A quote from the Times tax break article:

Ms Yingling said: “The biggest discrimination is that you are looked at as a second-class citizen because of the failure to recognise Scientology as a charity. They can call you names like ‘nefarious cult’, which you wouldn’t do to the Church of England.”

Ms Yingling may have got that the wrong way round, I feel. It doesn't have charitable status in part because it is considered by many to be a nefarious cult. Oh and I admire the use of "failure to recognise Scientology as a charity". It is not that Scientology has failed to convince, but that the authorities have failed to recognise.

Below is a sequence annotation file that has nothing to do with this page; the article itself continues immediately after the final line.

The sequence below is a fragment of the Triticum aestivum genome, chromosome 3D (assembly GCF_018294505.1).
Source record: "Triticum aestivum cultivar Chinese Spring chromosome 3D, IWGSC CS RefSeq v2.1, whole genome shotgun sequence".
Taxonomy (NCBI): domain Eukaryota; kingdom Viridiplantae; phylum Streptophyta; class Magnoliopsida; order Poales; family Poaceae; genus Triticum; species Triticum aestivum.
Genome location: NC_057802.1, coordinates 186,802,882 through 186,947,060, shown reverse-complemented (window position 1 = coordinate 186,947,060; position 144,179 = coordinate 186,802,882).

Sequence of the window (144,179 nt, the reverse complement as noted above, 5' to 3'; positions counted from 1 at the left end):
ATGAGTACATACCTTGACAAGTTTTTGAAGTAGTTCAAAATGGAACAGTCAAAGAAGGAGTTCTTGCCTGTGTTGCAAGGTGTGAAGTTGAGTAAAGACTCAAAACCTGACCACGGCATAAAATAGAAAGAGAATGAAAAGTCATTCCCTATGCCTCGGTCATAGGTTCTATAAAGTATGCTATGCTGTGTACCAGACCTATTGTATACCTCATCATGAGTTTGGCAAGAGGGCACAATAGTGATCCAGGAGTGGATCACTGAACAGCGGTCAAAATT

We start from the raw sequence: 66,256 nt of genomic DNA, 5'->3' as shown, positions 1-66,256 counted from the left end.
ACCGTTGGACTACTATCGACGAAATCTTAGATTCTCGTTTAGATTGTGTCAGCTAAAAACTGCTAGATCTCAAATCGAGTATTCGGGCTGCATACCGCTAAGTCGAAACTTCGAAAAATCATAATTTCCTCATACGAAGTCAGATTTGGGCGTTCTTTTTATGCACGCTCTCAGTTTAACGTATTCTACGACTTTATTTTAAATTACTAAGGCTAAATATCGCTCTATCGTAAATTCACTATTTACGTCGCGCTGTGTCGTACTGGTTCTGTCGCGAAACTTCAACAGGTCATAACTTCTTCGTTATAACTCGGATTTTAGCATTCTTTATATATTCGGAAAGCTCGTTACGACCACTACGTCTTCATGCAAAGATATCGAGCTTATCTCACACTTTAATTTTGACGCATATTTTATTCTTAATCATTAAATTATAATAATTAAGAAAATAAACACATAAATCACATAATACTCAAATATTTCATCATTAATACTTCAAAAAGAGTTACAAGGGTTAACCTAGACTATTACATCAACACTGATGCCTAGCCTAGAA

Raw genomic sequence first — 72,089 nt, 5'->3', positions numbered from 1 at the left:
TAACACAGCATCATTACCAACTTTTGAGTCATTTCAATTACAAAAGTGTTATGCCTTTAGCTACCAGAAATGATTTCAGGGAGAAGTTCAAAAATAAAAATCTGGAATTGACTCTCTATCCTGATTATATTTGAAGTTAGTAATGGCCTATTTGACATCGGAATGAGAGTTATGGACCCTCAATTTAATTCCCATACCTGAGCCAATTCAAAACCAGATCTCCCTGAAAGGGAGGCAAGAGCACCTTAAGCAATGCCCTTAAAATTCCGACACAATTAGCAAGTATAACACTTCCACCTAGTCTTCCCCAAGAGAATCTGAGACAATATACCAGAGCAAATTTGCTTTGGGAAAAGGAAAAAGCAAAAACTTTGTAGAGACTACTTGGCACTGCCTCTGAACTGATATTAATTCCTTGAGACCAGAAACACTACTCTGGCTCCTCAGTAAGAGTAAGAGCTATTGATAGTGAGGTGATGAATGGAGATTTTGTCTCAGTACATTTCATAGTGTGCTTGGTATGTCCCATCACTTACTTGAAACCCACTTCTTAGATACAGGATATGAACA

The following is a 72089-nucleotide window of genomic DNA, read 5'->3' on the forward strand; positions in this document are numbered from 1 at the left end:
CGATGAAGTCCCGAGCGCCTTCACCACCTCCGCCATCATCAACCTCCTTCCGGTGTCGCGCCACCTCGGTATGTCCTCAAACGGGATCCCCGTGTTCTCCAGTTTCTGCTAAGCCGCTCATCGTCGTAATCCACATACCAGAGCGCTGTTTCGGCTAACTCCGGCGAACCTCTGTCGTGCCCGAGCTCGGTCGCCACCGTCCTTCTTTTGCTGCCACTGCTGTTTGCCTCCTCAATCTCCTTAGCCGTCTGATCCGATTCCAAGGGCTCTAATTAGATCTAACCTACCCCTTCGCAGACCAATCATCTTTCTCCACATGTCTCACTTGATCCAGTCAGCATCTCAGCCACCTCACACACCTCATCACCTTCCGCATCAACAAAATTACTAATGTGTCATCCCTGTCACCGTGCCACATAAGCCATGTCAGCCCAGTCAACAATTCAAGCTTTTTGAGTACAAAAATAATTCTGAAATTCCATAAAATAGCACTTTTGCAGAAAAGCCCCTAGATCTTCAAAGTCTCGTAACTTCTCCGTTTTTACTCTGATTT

Much of the "good work" that Scientology does is through its various affiliate groups and that gives them a bit of a no-win situation. If they do not announce the various affiliation then they are accused of being underhanded, sly and devious. If they do announce it then they are accused of using the groups to unjustly raise the profile and respectability of Scientology and Dianetics. Compare, for instance, the almost tongue-in-cheek Youth for Human Rights International (stealth Scientology) versus the dayglo decals and pamphleteering of the Scientology Volunteer Ministers. The former host award ceremonies to honour individuals who may very well have issues with the Church of Scientology. The latter turn up at high profile disaster areas such as at the time of the 9/11 attacks, the 7/7 bombings or recently the Virginia shootings[1]. Much of their work at such sites is involved with ensuring victims do not receive psychiatric help. This site levels criticism of varying quality at the organisation, should you be interested.